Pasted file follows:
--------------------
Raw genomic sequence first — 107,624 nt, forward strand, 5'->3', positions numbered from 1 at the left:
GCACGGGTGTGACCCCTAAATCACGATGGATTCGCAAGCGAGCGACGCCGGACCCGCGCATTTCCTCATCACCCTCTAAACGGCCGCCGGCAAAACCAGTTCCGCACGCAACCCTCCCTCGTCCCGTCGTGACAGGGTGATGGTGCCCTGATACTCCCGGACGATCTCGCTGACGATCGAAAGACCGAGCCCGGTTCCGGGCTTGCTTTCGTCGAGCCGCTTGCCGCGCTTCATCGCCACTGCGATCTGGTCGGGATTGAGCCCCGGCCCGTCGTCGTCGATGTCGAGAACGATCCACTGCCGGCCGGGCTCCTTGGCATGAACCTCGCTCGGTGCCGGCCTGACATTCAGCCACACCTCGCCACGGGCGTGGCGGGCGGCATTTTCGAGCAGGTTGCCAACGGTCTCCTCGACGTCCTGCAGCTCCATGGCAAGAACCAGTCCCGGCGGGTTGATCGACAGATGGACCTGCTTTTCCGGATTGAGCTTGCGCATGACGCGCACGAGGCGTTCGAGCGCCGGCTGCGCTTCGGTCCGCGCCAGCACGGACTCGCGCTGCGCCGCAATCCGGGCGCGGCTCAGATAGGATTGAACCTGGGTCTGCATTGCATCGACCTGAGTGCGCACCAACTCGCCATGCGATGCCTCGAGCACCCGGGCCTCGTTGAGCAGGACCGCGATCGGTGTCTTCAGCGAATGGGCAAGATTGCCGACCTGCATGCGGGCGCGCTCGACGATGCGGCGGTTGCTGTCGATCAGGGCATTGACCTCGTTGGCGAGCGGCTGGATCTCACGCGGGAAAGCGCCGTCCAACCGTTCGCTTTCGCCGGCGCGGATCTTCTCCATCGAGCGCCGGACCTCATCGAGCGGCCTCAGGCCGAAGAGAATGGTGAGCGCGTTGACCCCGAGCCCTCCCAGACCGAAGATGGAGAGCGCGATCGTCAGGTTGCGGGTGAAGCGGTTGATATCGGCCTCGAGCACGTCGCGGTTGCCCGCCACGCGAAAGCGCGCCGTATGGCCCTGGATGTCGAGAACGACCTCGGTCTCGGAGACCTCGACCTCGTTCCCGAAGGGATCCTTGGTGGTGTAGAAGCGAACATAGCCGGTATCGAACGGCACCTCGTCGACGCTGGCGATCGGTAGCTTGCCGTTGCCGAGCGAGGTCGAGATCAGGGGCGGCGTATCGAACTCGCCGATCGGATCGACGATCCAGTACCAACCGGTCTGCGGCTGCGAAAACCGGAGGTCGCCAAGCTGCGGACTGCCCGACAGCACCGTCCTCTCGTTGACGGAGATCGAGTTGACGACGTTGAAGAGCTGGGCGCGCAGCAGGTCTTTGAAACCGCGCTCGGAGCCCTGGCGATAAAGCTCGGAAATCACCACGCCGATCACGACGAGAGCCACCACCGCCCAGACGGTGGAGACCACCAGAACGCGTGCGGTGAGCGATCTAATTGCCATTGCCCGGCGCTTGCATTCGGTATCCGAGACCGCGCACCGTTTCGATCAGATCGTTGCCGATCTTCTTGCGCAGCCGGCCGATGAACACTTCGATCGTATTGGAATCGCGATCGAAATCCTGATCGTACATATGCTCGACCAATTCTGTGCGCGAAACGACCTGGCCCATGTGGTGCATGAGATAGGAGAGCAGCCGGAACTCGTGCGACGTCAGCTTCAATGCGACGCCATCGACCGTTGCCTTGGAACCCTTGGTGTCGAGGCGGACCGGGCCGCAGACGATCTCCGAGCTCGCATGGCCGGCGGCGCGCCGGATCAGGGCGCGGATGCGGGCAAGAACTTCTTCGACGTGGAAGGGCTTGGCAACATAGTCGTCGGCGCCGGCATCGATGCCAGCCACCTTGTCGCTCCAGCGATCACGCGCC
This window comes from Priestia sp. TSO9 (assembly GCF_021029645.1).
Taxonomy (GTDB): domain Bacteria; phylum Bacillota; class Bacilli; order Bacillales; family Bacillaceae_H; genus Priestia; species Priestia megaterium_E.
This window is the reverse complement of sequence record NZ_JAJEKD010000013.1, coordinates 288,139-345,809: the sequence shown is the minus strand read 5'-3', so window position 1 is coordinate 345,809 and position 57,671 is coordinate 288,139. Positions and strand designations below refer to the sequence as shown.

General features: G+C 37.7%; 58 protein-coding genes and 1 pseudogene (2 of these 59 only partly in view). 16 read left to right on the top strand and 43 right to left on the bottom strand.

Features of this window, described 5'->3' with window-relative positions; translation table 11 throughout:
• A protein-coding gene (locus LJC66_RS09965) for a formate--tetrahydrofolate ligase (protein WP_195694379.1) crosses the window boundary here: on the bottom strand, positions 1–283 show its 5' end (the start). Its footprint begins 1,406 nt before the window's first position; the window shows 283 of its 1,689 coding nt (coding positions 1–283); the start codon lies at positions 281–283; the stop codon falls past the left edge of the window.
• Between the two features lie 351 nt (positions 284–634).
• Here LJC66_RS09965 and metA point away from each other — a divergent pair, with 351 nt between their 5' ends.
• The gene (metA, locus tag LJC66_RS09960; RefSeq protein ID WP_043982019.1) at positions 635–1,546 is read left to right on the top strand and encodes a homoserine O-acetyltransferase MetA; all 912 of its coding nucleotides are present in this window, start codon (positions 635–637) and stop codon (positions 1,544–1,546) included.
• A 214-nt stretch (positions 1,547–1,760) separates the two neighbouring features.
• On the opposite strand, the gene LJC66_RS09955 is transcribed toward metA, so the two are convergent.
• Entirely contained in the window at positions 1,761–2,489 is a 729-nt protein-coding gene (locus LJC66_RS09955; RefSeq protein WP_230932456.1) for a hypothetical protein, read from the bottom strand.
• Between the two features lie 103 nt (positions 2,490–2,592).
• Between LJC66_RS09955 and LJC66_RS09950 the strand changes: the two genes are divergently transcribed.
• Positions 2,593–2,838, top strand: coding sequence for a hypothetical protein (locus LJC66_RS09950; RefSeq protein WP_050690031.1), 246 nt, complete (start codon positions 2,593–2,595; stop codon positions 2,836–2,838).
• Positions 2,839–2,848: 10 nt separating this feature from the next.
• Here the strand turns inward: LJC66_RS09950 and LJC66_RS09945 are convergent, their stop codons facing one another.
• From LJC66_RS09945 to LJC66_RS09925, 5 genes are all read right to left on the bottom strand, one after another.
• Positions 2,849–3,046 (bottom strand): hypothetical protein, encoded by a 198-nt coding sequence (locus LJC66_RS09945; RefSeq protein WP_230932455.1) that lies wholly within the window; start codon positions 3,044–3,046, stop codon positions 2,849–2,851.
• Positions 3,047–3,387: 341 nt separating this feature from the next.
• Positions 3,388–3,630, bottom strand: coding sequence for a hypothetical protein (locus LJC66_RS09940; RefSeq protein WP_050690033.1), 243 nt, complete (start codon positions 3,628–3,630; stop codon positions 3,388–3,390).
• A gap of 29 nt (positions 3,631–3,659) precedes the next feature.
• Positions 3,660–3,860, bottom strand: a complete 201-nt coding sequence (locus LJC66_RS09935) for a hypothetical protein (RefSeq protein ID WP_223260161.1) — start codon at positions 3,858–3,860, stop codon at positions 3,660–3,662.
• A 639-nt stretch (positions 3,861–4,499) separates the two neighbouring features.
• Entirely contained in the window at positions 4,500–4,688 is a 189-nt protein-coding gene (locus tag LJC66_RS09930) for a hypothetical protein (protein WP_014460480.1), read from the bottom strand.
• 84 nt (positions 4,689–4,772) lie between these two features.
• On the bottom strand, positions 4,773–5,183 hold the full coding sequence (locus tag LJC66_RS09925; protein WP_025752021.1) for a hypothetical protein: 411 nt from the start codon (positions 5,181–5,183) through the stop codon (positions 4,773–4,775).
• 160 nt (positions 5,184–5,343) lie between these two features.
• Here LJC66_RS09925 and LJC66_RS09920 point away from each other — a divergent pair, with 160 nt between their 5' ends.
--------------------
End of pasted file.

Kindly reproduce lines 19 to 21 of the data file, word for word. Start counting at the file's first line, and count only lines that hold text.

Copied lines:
• Here the strand turns inward: LJC66_RS09950 and LJC66_RS09945 are convergent, their stop codons facing one another.
• From LJC66_RS09945 to LJC66_RS09925, 5 genes are all read right to left on the bottom strand, one after another.
• Positions 2,849–3,046 (bottom strand): hypothetical protein, encoded by a 198-nt coding sequence (locus LJC66_RS09945; RefSeq protein WP_230932455.1) that lies wholly within the window; start codon positions 3,044–3,046, stop codon positions 2,849–2,851.